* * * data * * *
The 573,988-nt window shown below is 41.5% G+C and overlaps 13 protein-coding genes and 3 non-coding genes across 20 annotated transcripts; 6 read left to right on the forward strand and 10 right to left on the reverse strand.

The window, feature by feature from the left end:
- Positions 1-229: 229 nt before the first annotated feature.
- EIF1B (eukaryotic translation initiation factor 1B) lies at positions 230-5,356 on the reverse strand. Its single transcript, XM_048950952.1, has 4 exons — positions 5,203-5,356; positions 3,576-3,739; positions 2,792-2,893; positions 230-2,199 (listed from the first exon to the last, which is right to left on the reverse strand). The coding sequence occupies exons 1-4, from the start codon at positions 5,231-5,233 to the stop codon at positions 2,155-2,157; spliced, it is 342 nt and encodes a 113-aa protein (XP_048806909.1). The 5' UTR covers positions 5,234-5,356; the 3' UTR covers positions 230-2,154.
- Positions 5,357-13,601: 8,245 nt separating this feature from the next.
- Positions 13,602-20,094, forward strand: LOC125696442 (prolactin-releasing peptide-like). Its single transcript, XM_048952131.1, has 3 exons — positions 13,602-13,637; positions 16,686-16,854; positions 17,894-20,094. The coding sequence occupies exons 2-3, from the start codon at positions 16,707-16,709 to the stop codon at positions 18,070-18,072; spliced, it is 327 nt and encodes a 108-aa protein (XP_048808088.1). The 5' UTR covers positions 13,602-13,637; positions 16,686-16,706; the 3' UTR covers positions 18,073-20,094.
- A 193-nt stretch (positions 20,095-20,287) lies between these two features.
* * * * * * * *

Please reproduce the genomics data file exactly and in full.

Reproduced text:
The 573,988-nt window shown below is 41.5% G+C and overlaps 13 protein-coding genes and 3 non-coding genes across 20 annotated transcripts; 6 read left to right on the forward strand and 10 right to left on the reverse strand.

The window, feature by feature from the left end:
- Positions 1-229: 229 nt before the first annotated feature.
- EIF1B (eukaryotic translation initiation factor 1B) lies at positions 230-5,356 on the reverse strand. Its single transcript, XM_048950952.1, has 4 exons — positions 5,203-5,356; positions 3,576-3,739; positions 2,792-2,893; positions 230-2,199 (listed from the first exon to the last, which is right to left on the reverse strand). The coding sequence occupies exons 1-4, from the start codon at positions 5,231-5,233 to the stop codon at positions 2,155-2,157; spliced, it is 342 nt and encodes a 113-aa protein (XP_048806909.1). The 5' UTR covers positions 5,234-5,356; the 3' UTR covers positions 230-2,154.
- Positions 5,357-13,601: 8,245 nt separating this feature from the next.
- Positions 13,602-20,094, forward strand: LOC125696442 (prolactin-releasing peptide-like). Its single transcript, XM_048952131.1, has 3 exons — positions 13,602-13,637; positions 16,686-16,854; positions 17,894-20,094. The coding sequence occupies exons 2-3, from the start codon at positions 16,707-16,709 to the stop codon at positions 18,070-18,072; spliced, it is 327 nt and encodes a 108-aa protein (XP_048808088.1). The 5' UTR covers positions 13,602-13,637; positions 16,686-16,706; the 3' UTR covers positions 18,073-20,094.
- A 193-nt stretch (positions 20,095-20,287) lies between these two features.